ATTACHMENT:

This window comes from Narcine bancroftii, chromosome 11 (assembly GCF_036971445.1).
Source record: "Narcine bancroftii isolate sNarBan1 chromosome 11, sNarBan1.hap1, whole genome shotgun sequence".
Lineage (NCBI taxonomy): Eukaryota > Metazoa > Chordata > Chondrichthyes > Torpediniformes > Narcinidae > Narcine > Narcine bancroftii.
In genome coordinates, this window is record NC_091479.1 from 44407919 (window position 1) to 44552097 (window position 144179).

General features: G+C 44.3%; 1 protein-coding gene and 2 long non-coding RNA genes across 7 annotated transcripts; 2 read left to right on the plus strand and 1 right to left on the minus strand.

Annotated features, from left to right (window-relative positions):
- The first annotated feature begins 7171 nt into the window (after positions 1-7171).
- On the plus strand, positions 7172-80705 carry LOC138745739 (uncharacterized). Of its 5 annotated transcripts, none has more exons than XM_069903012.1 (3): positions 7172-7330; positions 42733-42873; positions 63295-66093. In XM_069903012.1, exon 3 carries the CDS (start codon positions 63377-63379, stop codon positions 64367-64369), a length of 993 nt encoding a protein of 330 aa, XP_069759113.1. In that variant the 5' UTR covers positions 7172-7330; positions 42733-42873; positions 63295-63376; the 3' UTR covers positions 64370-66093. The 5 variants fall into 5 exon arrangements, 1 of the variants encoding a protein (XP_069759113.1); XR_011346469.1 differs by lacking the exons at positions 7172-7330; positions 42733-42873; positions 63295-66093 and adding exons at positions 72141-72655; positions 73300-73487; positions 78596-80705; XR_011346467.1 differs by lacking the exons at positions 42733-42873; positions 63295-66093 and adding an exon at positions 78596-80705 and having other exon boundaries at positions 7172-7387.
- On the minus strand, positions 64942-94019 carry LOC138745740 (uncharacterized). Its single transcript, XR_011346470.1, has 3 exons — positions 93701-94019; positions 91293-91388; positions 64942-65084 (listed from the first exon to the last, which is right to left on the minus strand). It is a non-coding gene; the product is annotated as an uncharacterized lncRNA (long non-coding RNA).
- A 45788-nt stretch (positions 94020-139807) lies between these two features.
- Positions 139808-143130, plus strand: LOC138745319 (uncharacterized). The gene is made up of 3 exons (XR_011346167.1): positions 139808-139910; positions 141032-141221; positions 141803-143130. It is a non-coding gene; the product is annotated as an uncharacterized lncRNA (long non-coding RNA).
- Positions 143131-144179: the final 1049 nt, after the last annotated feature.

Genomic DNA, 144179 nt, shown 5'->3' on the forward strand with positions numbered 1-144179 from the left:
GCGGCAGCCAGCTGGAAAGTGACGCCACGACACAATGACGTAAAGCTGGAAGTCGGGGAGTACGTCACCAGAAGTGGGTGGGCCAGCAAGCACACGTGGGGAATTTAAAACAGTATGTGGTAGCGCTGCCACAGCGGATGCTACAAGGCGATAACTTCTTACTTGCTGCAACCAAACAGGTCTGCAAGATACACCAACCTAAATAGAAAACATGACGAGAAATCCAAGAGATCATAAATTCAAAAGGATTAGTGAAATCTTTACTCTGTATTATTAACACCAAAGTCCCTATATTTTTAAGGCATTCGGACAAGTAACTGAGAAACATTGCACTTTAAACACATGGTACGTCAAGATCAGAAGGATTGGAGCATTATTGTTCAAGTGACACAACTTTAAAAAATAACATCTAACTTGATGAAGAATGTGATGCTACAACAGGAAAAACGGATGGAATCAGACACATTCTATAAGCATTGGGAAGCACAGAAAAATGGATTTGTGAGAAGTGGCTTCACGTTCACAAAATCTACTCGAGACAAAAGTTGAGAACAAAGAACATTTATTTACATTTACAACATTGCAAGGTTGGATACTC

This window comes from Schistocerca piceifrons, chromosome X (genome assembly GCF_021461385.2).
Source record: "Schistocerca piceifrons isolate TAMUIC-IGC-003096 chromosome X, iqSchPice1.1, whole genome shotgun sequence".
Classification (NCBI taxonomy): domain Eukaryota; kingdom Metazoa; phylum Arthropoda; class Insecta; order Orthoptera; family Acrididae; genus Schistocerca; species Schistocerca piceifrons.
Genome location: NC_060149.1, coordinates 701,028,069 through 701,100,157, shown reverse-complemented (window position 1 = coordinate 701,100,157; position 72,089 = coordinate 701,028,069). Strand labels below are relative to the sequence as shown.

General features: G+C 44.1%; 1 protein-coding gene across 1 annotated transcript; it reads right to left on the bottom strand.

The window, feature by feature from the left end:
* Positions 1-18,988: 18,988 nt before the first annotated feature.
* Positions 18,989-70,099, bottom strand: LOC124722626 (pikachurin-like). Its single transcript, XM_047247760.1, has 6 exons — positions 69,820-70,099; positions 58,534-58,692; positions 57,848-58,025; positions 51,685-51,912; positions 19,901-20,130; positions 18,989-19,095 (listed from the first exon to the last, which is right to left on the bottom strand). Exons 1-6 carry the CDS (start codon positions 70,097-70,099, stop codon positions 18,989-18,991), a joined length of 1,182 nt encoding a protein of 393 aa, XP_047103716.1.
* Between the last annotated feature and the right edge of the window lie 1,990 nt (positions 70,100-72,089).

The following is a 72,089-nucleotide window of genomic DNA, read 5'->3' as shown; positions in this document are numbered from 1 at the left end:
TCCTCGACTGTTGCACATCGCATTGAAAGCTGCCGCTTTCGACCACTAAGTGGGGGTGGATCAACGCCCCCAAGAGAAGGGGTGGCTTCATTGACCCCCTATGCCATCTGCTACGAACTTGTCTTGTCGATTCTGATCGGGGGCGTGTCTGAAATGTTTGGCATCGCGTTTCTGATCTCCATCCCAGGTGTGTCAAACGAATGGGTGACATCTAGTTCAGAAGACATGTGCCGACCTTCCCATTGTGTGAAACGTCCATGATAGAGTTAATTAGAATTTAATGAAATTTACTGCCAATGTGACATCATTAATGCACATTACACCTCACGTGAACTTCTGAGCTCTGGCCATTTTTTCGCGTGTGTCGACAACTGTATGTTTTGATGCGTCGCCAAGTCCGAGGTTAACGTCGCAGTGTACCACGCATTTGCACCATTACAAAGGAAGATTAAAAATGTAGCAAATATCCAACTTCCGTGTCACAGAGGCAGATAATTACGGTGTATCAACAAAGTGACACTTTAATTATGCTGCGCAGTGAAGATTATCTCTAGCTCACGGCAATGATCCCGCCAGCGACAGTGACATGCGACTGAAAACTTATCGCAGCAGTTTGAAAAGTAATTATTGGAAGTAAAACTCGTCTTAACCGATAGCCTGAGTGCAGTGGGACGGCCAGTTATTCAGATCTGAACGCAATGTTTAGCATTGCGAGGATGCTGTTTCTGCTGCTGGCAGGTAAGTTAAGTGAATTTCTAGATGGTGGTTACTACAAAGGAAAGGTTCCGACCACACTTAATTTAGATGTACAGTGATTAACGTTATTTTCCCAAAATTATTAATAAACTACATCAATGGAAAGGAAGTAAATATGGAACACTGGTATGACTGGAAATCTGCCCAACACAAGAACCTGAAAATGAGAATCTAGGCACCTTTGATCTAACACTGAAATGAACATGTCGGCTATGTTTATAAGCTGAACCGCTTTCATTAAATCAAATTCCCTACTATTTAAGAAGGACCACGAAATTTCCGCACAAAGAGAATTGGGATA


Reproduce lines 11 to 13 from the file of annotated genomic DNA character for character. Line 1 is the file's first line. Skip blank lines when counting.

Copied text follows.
- Positions 139808-143130, plus strand: LOC138745319 (uncharacterized). The gene is made up of 3 exons (XR_011346167.1): positions 139808-139910; positions 141032-141221; positions 141803-143130. It is a non-coding gene; the product is annotated as an uncharacterized lncRNA (long non-coding RNA).
- Positions 143131-144179: the final 1049 nt, after the last annotated feature.

Genomic DNA, 144179 nt, shown 5'->3' on the forward strand with positions numbered 1-144179 from the left: